Whereas the advent of intensive care units (ICU) in the 1950s resulted in improved survival of critically ill patients, a variety of new clinical disorders emerged related to prolonged ICU stays and the complications arising thereof. Critical care myopathy is one such disorder and has fast become one of the commonest acquired neuromuscular disorders.1 The disorder was first recognized in 1978 by MacFarlane et al. in their patients with status asthmaticus who required mechanical ventilation and were treated with high dose corticosteroids.2 Since this original description, there have been many reports from all over the world.3,4 The incidence of this myopathy also seems to be higher in patients receiving bone marrow or solid organ transplantation.3,5-8
Scope of the Problem
Most reports on this myopathy are retrospective and the incidence figures range from 7% to as high as 90%.1 De Jonghe and colleagues prospectively followed patients in three medical and two surgical ICUs at 4 medical centers in France and found the incidence rate for critical care myopathy of 25%.9 In the US the additional economic burden created by this myopathy is estimated to be $66,000 per patient.10
In addition to the short term morbidity and mortality, the long term morbidity associated with this myopathy is also very high.11 Herridge et al. followed a cohort of 109 survivors of acute respiratory distress over a 1 year period; these patients had all survived severe critical illness (median APACHE score of 23).11 They found significant neuromuscular weakness (distance covered in a six minute walk) at 3-, 6- and 12- months following discharge compared to predicted values. The absence of systemic corticosteroid treatment, the absence of illness acquired during the intensive care unit stay, and rapid resolution of lung injury and multiorgan dysfunction were associated with better functional status during the one-year follow-up.11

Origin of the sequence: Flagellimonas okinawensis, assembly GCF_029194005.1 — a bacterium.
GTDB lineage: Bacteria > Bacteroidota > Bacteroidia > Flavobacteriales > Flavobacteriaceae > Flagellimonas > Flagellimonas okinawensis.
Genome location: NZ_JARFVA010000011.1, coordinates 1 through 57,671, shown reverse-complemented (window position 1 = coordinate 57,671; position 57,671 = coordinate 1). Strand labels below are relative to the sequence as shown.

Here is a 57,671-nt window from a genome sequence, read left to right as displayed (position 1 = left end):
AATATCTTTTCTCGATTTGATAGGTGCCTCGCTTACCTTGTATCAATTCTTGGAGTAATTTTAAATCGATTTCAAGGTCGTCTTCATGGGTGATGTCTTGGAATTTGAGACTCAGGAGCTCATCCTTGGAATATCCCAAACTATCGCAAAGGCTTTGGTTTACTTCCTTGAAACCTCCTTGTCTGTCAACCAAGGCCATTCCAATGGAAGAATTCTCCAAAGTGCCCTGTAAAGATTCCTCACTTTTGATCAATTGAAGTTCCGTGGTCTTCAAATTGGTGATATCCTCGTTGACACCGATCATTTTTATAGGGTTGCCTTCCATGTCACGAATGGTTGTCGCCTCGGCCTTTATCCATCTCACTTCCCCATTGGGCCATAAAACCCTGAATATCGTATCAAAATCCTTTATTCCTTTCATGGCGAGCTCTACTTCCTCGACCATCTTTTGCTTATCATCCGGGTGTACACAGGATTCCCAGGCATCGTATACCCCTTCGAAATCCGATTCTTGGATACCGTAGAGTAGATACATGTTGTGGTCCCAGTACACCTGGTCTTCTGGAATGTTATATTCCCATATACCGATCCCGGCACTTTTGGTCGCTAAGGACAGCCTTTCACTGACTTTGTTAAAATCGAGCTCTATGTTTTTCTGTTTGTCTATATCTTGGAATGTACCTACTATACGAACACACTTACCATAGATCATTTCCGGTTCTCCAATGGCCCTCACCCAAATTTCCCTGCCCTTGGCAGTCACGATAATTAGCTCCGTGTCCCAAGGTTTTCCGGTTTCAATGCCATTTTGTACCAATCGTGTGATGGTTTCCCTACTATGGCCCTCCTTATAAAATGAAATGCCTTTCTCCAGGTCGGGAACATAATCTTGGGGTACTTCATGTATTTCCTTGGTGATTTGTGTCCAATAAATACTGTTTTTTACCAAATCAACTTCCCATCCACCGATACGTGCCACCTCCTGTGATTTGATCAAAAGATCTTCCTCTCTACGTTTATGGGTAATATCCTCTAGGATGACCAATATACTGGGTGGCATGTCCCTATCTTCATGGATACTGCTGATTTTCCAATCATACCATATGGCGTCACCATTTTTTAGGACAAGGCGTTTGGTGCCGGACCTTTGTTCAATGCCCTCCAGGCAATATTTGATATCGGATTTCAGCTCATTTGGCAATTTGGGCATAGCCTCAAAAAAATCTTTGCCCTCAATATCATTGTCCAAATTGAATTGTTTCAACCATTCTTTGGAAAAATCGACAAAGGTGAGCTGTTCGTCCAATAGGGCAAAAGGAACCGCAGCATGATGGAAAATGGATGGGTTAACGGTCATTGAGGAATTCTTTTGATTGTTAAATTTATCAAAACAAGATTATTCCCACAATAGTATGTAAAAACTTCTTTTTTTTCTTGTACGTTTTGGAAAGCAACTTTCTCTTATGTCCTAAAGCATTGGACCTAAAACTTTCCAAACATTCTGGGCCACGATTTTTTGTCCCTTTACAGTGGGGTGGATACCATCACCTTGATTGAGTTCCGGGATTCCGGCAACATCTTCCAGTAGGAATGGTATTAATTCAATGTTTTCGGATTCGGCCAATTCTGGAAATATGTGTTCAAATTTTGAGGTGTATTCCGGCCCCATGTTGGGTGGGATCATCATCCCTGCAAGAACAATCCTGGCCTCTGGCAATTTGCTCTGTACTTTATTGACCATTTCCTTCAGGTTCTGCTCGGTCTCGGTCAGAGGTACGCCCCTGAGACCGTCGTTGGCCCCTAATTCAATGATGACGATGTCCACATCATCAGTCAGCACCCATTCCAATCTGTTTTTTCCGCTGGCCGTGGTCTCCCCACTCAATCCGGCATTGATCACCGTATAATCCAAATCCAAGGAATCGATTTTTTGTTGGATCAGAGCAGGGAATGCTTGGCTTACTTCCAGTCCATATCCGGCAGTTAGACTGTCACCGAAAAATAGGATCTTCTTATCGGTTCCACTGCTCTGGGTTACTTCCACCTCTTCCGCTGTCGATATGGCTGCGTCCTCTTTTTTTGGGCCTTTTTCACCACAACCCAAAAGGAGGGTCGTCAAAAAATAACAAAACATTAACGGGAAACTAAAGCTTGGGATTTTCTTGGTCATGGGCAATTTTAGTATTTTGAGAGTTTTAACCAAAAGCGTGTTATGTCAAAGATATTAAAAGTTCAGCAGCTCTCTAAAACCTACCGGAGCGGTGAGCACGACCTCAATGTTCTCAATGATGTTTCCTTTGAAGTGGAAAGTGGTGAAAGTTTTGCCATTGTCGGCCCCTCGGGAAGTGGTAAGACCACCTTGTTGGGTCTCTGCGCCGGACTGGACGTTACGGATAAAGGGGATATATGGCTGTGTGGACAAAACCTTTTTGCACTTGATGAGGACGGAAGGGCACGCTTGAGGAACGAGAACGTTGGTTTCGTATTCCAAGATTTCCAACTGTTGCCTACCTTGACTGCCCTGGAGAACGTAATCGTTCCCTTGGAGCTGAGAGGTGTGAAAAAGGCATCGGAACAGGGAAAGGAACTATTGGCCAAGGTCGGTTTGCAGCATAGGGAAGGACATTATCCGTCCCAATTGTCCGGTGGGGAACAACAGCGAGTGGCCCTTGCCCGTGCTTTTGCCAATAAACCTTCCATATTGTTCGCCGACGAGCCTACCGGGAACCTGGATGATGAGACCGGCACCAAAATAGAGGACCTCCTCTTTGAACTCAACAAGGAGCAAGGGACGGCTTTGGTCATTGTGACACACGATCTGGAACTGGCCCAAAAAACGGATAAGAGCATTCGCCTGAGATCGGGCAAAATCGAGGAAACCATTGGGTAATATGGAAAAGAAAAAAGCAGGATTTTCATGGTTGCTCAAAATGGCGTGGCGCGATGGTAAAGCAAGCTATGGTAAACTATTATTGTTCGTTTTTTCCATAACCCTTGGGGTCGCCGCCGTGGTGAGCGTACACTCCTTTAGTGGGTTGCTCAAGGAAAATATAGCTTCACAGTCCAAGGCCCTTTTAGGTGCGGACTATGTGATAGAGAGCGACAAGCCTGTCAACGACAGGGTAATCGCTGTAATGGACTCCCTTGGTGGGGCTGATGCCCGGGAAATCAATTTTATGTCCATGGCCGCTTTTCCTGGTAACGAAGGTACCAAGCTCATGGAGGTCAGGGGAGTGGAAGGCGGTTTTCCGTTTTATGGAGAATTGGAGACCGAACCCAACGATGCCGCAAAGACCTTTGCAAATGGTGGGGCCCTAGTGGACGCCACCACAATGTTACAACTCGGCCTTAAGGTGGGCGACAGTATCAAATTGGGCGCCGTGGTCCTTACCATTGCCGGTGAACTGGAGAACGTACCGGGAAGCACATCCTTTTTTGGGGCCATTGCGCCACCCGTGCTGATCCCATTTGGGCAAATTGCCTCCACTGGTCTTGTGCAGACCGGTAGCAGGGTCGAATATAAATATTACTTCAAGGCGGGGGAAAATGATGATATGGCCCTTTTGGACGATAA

This syndrome is characterized by sub-acute onset of flaccid weakness and respiratory failure.3Typical course is development of muscle weakness over days to weeks. The muscle weakness may be variable and ranges from mild weakness to severe quadriplegia.12- The muscle weakness follows a typical pattern of proximal greater than distal weakness, but diffuse muscle weakness may be seen.1 Facial muscle weakness is common but the extraocular muscles are often spared. Sensory dysfunction is uncommon but is difficult to ascertain due to difficulty with communication with paralyzed intubated patients. A length-dependent polyneuropathy often co-exists in majority of the patients."M3 Deep tendon reflexes are often depressed, even in patients with no electrodiagnostic evidence of neuropathy. This leads to clinical confusion between myopathy versus neuropathy.9,13
Respiratory insufficiency is invariable in severe cases, and failure to wean from mechanical ventilation is often the initial manifestation.1,3 Since most of these cases are associated with prolonged neuromuscular blockade13, the presence of prolonged paralysis from persistent neuromuscular blockade needs to be ruled out.
CPK levels may not be elevated. except in cases where a neuromuscular blockade-related rhabdomyolysis may have occurred.1 Renal insufficiency may be present in some cases.1 The diagnosis is usually based on clinical suspicion, confirmed by electrodiagnostic studies and muscle biopsy.